Units of language on different levels are studied by traditional branches of linguistics such as phonetics that deals with speech sounds and intonation; lexicology that treats words, their meaning and vocabulary structure, grammar that analyses forms of words and their function in a sentence which is studied by syntax. These areas of linguistic study are rather clearly defined and
have a long-term tradition of regarding language phenomena from a level-oriented point of view. Thus the subject matter and the
material under study of these linguistic disciplines are more or less clear-cut. It gets more complicated when we talk about stylistics. Some scholars claim that this is a comparatively new branch of linguistics, which has only a few decades of intense linguistic interest behind it. The term stylistics really came into existence not too long ago. In point of fact the scope of problems and the object of stylistic study go as far back as ancient schools of rhetoric and poetics.
The problem that makes the definition of stylistics a curious one deals both with the object and the material of studies. When we speak of the stylistic value of a text we cannot proceed from the level-biased approach that is so logically described through the hierarchical system of sounds, words and clauses. Not only may each of these linguistic units be charged with a certain stylistic meaning but the interaction of these elements, as well as the structure and composition of the whole text are stylistically pertinent. Another problem has to do with a whole set of special linguistic means that create what we call "style". Style may be belles-letters or scientific or neutral or low colloquial or archaic or pompous, or a combination of those. Style may also be typical of a certain writer - Shakespearean style, Dickensian style, etc. There is the style of the press, the style of official documents, the style of social etiquette and even an individual style of a speaker or writer - his idiolect.
Stylistics deals with styles. Different scholars have defined style differently at different times. Out of this variety we shall quote the most representative ones that scan the period from the 50ies to the 90ies of the 20th century.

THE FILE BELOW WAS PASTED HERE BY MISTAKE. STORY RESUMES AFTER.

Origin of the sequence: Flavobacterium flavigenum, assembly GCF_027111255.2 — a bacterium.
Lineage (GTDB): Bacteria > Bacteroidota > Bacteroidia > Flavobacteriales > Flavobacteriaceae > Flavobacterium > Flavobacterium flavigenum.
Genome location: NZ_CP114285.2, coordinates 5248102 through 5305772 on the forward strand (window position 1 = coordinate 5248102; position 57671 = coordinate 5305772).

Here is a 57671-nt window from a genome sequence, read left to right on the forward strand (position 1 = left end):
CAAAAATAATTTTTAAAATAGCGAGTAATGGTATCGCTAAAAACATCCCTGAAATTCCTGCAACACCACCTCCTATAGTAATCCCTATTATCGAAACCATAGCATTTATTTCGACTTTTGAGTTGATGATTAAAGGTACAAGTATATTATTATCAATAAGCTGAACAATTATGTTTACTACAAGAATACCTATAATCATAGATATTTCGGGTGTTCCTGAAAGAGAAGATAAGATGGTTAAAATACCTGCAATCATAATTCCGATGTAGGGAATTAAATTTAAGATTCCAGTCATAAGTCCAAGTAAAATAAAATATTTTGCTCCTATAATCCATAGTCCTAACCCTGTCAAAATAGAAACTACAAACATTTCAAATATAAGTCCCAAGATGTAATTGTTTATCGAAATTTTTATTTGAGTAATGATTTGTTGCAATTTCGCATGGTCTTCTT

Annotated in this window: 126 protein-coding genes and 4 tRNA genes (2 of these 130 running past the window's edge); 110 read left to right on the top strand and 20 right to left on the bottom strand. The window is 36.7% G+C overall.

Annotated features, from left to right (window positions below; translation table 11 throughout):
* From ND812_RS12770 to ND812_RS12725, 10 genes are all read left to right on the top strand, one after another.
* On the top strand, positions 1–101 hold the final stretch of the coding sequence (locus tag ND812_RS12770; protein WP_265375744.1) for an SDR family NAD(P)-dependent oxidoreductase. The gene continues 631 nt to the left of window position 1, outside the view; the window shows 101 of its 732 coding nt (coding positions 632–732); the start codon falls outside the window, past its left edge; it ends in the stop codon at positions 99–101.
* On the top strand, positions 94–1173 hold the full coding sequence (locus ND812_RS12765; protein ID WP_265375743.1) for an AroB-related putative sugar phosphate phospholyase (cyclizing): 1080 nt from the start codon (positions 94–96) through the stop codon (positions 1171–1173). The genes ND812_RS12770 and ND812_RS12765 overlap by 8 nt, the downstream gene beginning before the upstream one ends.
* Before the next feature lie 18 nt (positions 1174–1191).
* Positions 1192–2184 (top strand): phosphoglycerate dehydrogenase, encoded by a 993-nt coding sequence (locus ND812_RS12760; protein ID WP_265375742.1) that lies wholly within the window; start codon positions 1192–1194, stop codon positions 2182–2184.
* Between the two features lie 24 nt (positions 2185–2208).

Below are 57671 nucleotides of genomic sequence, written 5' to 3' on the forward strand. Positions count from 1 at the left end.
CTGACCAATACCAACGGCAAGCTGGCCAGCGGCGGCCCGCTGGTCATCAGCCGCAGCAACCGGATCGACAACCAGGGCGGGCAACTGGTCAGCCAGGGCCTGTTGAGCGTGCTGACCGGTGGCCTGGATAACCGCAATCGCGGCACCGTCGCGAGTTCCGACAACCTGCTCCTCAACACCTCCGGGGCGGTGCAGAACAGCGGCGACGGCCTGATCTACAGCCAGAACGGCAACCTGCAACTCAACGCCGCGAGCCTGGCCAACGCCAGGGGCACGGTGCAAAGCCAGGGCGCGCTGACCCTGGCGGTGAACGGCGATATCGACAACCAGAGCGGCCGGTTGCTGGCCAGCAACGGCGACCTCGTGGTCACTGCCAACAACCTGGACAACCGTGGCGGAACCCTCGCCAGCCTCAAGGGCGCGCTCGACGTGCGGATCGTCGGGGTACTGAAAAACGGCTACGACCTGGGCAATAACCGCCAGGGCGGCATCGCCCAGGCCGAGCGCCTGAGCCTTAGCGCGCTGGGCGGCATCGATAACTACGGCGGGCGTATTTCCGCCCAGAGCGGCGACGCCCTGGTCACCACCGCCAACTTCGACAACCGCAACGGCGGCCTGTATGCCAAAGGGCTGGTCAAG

In 1955 the Academician V. V. Vinogradov defined style as "socially recognized and functionally conditioned internally united totality of the ways of using, selecting and combining the means of lingual intercourse in the sphere of one national language or another..." (8, p. 73). In 1971 Prof. I. R. Galperin offered his definition of style "as a system of interrelated language means which serves a definite aim in communication." (36, p. 18).
According to Prof. Y. M. Skrebnev, whose book on stylistics was published in 1994, "style is what differentiates a group of homogeneous texts (an individual text) from all other groups (other texts)... Style can be roughly defined as the peculiarity, the set of specific features of a text type or of a specific text." (47, p. 9).
All these definitions point out the systematic and functionally determined character of the notion of style.
The authors of handbooks on German (E. Riesel, M. P. Bran-des), French (Y. S. Stepanov, R. G. Piotrovsky, K. A. Dolinin), English (I. R. Galperin, I. V. Arnold, Y. M. Skrebnev, V. A. Maltsev, V.A. Kukharenko, A. N. Morokhovsky and others) and Russian (M. N. Kozhina, I. B. Golub) stylistics published over the recent decades propose more or less analogous systems of styles based on a broad subdivision of all styles into two classes: literary and colloquial and their varieties. These generally include from three to five functional styles.
Since functional styles will be further specially discussed in a separate chapter at this stage we shall limit ourselves to only three popular viewpoints in English language style classifications.
Prof. I. R. Galperin suggests 5 styles for the English language.
1) belles-lettres style: poetry, emotive prose, and drama;
2) publicist style: oratory and speeches, essay, articles;
3) newspaper style: brief news items, headlines, advertisements, editorial;
4) scientific prose style;